Among the items on the council's "to do" list Monday was a
public hearing of the licensing board in regard to permitting a
second taxi service to come into the city of Lincoln.
city ordinance, cab companies have to have a city license to do
business in town. In order to get that license, a public hearing is
required in which the petitioner for the license must present
evidence that there is a need for the service in the city.
Eric Stillwell of A Green Cab, from the Taylorville area, was the first to speak at the
hearing, repeating much of what he had said to the council at last
week's workshop meeting.
He told the council that having a second cab company in the city
would benefit its residents in that it would make for greater
availability of service. He noted that if the other cab company were
busy, residents would have a second option.
He also noted that his service will run 24 hours a day, seven
days a week.
Alderwoman Kathy Horn asked if the cab employees would be local.
Stillwell said that the first employee would be a manager who would
live in Lincoln. He said the drivers hired would be local.
Stillwell noted that hiring local made the greatest sense as they
would be people who are known to the residents and who know the
Police Chief Ken Greenslate asked if Green Cab did background
checks on its employees. Stillwell said they do the background
checks that are required by their insurance, which primarily
involves what would appear on their driving record.
He noted, however, that in the other cities where they operate,
they work with local police departments to find out if the people
they are hiring are not folks who have a bad record locally.
Also on hand for the hearing was Michelle Squaire of American Cab
Co. American Cab is currently the only taxi service in Lincoln. In
addition to the cab company, Community Action in Lincoln also
operates a tri-county public transportation service.
Squaire said that currently there is no need for another taxi
service. She said her company has two cabs available at all times
and rarely uses the second one.
She said from looking at her call figures, the cab company
averages one fare an hour. She noted as an example of the low demand
that last Friday night the company had three fares in nine hours.
Squaire told the council that with the public transportation
available, the demand for taxis is dropping. She said the public
transportation program was not required to license with the city in
order to operate, and they don't adhere to standard rates. Their
standard fee is $2 per ride.
She finished by saying that she and her husband, Randy, love
Lincoln. Randy has lived in Lincoln his entire life, and she has
lived here most of her life. She said American Cab offers clean,
safe rides to local residents seven days a week, and that bringing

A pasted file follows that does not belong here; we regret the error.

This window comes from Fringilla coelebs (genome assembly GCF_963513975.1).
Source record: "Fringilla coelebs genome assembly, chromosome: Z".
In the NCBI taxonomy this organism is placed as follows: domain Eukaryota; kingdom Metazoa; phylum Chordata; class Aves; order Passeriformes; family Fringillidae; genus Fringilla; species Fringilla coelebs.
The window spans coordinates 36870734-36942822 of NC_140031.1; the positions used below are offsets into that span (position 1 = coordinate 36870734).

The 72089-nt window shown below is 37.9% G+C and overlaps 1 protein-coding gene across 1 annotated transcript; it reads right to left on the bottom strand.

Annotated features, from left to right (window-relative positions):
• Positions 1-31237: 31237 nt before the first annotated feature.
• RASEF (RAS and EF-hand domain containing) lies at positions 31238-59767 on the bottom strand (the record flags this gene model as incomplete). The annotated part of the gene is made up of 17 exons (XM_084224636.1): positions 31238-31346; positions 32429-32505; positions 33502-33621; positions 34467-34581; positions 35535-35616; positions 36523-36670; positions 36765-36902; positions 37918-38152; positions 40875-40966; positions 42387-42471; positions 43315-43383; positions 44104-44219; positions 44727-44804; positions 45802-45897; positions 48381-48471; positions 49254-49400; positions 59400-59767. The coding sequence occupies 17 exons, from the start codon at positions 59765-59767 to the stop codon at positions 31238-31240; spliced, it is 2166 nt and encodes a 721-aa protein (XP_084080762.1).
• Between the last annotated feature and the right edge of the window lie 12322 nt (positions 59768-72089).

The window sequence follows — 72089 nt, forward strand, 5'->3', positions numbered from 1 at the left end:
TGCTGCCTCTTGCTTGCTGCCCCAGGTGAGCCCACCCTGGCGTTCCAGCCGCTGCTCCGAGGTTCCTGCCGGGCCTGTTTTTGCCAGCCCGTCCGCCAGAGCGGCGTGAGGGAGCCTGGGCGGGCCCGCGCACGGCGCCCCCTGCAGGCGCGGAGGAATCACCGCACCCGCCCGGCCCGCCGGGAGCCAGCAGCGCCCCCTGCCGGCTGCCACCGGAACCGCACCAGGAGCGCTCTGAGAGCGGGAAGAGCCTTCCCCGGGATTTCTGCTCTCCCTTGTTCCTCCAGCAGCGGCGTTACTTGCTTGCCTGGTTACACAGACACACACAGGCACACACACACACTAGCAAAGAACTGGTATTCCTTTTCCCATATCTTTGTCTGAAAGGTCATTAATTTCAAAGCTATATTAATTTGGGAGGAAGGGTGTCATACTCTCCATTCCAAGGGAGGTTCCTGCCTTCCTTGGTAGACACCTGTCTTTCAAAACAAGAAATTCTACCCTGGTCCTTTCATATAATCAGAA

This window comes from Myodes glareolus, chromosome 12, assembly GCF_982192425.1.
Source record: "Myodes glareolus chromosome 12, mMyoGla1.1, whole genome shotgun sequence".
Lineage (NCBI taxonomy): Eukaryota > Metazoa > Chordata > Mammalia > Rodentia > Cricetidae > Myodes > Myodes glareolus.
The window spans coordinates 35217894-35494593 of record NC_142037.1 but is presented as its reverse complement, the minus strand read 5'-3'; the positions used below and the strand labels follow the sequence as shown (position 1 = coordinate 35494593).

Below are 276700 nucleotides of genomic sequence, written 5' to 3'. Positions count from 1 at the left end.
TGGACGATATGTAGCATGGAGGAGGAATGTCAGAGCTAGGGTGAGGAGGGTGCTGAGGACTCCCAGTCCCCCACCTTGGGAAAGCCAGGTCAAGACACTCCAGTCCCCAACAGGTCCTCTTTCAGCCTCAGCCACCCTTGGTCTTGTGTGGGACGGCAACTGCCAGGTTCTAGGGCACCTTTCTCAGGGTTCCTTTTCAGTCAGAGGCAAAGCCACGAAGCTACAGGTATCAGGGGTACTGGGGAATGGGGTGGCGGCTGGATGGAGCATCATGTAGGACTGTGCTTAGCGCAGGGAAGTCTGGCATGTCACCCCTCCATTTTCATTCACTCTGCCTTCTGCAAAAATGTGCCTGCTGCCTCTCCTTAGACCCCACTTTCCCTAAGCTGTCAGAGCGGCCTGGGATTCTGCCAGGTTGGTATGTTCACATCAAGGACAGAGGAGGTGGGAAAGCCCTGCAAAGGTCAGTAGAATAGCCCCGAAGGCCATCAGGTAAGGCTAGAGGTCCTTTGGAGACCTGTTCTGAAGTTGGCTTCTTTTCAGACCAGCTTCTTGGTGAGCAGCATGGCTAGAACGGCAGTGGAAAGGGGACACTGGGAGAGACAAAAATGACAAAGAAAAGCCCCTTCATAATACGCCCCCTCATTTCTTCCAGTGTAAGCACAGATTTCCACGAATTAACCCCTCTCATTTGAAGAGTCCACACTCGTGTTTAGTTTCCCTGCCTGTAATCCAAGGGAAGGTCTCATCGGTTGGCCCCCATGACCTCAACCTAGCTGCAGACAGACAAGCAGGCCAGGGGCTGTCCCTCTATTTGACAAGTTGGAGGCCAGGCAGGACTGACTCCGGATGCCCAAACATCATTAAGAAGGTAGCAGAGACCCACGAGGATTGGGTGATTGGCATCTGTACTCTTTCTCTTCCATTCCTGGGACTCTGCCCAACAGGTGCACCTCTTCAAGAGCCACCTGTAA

in a second cab company will hurt them.
Stillwell returned to the podium and first said to Squaire: "We
don't want to put you out of business, and we, too, have cabs in towns
were there is public transportation, and it hurt us in those towns,
Stillwell then pointed out that American Cab does not run 24
hours a day, but his company does.
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Later Squaire would respond to that statement by saying that they
had found there was very little demand for a 24-hour service. She
also said that because the employees are not paid at a high rate, it
is hard to find anyone who will do that overnight service.
She said they keep the cabs running until 11 p.m. through the
week, and on Friday and Saturday nights they run until 2 a.m.
because of the hours kept by local bars.
When the hearing adjourned shortly after this, Mayor Keith Snyder
called the voting session to order and jumped out of line on the
agenda so this matter could be settled early on in the meeting.
David Wilmert offered the motion to approve the license request.
During discussion Melody Anderson asked if the city had any history
of taxi service in the city. Snyder said they didn't have a history
The question of fare rates came up during the hearing, with
Squaire saying that Stillwell would have to adhere to rates
established by the city. Stillwell had said he would be lower priced
In the council session Snyder explained that the rate structure
is based on zones, with the first zone starting at "no more" than
$5.75 per ride for one person. There are seven zones in the city,
and rates go up according to the zone. He told the council these
were established maximum fees and that the cab company could charge
less if desired.
Wilmert said he was making the motion for redundancy. He said he
thought it was a good idea for there to be a second cab company that
could be available if the first were not. He said he was in favor of
a non-monopoly and giving residents a choice.
The council also talked briefly about the public transportation
offered by Community Action, and Squaire said that Community Action
has always been competition for them. Prior to the Logan Mason
Public Transportation program, the agency offered rides through
their Senior Transportation program.
Marty Neitzel said she would not be voting in favor of a new cab
company. She said she was all for Lincoln, and she didn't want to
hurt an existing, local business by allowing the new company to come
Tom O'Donohue said he agreed with what Neitzel had to say, but he
didn't feel the city had a right to deter new business and shouldn't
say no to a new company wanting to come to town.
Wilmert said he agreed with O'Donohue.
When the item came to a vote, true to her word, Neitzel was the
sole "no" vote, with the other five members voting in favor.
After the meeting Stillwell was overheard telling a council
member that he may be ready to begin service in Lincoln as early as
[By NILA SMITH]
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